Lindsay is kind and humorous. Her favorite movie is Tombstone. She loves theme parks and time with her family. She also has type 3 GM1 Gangliosidosis. This is the rarest form of GM1 and has the latest onset, typically occurring before age 30. Lindsay’s progression fit the mold.   She was just beginning her adult life when her symptoms began. It took a decade for her to fully understand why they existed and the full impact they would have on her.

Lindsay Jackelen
Lindsay in College

Her obvious problems began in spring 2006, when Lindsay was a sophomore in university. She was living a normal, independent life when some small things started, spasms mainly. But the spasms grew worse and unpredictable enough that she became unable to focus on school. Lindsay was forced to withdraw from college to focus on her health.

She went to the best facilities she and her family could find near where they live in Wisconsin, including the Mayo Clinic and the University of Minnesota. Still, it took a long while to find someone who could help. At last, in St. Paul, they found a neurologist. He didn’t know what was wrong, but he was able to tell them something concrete: Lindsay’s would be a lifelong issue. For her and her family, this wasn’t anything they wanted to hear, but it was nice to know what they were dealing with.

More years passed, and with them a long journey through the medical labyrinth. Throughout, Lindsay’s symptoms worsened. At first it was her legs and a decreasing ability to walk. She had to use a walker, then transitioned to a wheelchair. Then, other abilities most people take for granted began to diminish. Her ability to swallow was one, the disappearance of which eventually necessitated a feeding tube. Her ability to speak followed.

These losses are not just physical. They are existential. Imagine facing the rest of your life, and knowing you will lose independence, agency, and the ability to function and socialize as everyone else does. Lindsay has to live through that. To lose those aspects of life is and was near unbearable. Just as she mourned the loss of a certain ability and adapted, then came another one and its mourning, then another.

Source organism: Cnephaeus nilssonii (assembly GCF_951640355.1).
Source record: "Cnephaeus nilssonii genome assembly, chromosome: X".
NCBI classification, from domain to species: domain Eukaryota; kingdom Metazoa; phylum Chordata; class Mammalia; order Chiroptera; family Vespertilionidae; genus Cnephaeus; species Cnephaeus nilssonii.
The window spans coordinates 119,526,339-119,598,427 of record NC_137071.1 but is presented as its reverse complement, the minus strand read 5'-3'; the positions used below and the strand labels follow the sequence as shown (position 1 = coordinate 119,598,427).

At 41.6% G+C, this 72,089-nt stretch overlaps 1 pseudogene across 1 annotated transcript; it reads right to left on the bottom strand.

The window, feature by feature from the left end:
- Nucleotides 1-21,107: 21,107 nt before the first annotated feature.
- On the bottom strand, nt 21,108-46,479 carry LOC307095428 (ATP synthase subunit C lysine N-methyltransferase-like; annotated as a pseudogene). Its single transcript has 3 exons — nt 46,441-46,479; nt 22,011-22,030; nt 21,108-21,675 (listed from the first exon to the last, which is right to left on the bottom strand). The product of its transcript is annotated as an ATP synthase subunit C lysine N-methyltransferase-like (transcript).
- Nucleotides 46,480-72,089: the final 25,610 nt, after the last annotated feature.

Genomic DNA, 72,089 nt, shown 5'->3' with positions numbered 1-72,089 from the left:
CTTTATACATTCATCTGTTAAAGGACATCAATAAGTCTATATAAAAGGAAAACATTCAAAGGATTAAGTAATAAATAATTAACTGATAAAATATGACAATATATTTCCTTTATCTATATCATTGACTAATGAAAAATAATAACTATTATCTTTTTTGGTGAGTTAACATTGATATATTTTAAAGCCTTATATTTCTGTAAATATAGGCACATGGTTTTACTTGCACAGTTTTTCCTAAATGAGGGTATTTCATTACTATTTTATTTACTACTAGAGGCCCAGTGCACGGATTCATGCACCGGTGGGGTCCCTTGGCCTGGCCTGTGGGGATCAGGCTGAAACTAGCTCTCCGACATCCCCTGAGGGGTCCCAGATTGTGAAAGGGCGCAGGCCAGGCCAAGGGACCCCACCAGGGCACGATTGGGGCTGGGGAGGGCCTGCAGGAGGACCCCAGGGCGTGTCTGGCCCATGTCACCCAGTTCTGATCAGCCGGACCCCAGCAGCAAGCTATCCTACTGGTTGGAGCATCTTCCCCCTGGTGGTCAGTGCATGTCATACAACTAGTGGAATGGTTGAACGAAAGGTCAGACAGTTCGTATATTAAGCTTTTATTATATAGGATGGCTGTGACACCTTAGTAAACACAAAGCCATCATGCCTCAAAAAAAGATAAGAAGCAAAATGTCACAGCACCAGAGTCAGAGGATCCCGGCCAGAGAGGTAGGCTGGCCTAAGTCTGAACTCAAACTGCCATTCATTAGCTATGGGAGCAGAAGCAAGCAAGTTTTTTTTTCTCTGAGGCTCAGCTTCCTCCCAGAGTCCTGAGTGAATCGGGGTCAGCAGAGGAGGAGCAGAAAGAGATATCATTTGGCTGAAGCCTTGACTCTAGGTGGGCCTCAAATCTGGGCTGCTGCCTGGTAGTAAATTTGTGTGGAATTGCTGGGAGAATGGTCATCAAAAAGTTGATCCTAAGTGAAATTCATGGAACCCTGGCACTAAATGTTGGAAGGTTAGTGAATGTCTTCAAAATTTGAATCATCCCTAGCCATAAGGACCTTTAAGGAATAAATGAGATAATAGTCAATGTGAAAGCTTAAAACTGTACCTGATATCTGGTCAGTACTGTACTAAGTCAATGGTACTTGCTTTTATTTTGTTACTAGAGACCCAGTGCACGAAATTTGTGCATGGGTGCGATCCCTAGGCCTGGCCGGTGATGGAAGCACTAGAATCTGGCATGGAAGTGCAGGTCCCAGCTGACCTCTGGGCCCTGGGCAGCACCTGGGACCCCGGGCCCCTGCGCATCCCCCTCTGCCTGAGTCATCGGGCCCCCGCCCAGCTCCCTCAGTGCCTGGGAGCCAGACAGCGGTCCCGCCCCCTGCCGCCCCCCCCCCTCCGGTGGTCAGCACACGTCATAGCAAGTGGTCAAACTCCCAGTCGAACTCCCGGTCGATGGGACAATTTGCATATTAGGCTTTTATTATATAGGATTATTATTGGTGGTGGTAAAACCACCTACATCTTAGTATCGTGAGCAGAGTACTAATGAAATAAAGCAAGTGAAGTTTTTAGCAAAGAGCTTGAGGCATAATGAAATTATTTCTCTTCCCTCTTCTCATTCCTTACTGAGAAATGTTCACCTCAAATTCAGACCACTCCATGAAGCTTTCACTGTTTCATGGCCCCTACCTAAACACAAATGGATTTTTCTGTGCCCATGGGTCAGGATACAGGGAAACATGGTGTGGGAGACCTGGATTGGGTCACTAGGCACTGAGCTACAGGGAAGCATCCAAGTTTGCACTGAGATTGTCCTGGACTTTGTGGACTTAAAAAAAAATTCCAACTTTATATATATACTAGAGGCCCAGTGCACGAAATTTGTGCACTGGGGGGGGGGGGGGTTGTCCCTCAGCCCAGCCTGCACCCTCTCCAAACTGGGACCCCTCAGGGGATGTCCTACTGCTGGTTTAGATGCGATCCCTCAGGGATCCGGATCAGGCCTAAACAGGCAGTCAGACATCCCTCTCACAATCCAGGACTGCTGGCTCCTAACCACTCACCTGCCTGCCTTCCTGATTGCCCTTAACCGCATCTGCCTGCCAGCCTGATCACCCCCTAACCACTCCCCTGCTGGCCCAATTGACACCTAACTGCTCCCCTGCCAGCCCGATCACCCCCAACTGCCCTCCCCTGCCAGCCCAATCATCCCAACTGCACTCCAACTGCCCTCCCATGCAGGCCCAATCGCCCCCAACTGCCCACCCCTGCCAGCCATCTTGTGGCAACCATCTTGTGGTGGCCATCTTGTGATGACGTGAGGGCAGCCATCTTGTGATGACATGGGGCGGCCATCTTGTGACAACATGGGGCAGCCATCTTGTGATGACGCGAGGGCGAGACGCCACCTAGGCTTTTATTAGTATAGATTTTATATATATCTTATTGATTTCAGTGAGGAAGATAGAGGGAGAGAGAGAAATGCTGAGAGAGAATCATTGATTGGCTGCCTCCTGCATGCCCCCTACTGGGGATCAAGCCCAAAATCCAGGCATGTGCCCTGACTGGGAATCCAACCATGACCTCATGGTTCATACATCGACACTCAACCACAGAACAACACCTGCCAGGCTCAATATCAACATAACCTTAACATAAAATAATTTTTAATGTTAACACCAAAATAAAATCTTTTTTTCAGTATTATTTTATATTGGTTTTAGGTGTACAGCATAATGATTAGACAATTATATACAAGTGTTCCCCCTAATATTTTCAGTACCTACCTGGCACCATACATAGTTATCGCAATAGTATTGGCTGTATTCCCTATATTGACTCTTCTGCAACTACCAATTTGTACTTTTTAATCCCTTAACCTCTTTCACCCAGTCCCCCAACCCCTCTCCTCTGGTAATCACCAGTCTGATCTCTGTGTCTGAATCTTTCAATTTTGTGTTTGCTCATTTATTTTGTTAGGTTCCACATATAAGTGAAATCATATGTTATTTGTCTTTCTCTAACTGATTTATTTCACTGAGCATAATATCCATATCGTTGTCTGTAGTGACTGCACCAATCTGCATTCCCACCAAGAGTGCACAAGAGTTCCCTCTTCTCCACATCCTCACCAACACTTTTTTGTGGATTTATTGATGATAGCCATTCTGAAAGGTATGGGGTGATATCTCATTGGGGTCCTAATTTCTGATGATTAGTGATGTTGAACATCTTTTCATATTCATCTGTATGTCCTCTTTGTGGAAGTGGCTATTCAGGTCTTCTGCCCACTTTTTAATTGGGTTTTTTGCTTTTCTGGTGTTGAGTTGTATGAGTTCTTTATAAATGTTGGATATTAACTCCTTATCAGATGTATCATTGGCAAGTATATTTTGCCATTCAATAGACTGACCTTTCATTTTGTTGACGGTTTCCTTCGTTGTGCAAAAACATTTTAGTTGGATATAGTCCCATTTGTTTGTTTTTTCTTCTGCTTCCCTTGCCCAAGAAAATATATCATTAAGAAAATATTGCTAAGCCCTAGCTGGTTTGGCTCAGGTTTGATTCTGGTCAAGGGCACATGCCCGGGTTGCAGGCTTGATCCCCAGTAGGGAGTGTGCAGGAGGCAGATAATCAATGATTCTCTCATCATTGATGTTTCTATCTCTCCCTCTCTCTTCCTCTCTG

In and amongst it were more doctors, more testing. What seemed like an endless search, until they came across a young neurologist, who decided to order extensive genetic testing. The first wave didn’t find any matches. But they did another round, and in May 2016–after ten years–there was a match. GM1 Gangliosidosis type 3, adult onset.

Lindsay Drawing
Lindsay Jackelen

Type 3 is incredibly rare, especially in the United States, and it is thought to primarily occur in the Japanese population. At one point Lindsay and her family only knew of one other woman with it in the entire country. Likely more people have it, but have not found the diagnosis. And a diagnosis is important. With a proper one, you can get certain medications and interventions that help navigate the disease. You can find support groups and organizations working to find treatments.

“Medicine is getting better at diagnosis,” Lindsay’s dad says. “Part of what helps that is more information getting out, and more people learning what GM1 Gangliosidosis is. The more research the better.”

According to him, there are some positive things to come out of all this. The University of Minnesota is testing gene-editing in mice with GM1. Someday, Lindsay would love to participate in a clinical trial. Other human trials are taking place all over the world for the the infantile and juvenile forms of GM1. The hope is that someday, there will be treatments for all those suffering from GM1, including Lindsay.

Lindsay Framed Photo

Lindsay’s takeaway after all this:

“Day to day, when you live with disabilities, it helps to appreciate what you have.”

To learn more about Lindsay, watch her and her dad discuss her journey below.

Help Lindsay and the GM1 community. Donate to fund research toward treatments and a cure for GM1 gangliosidosis.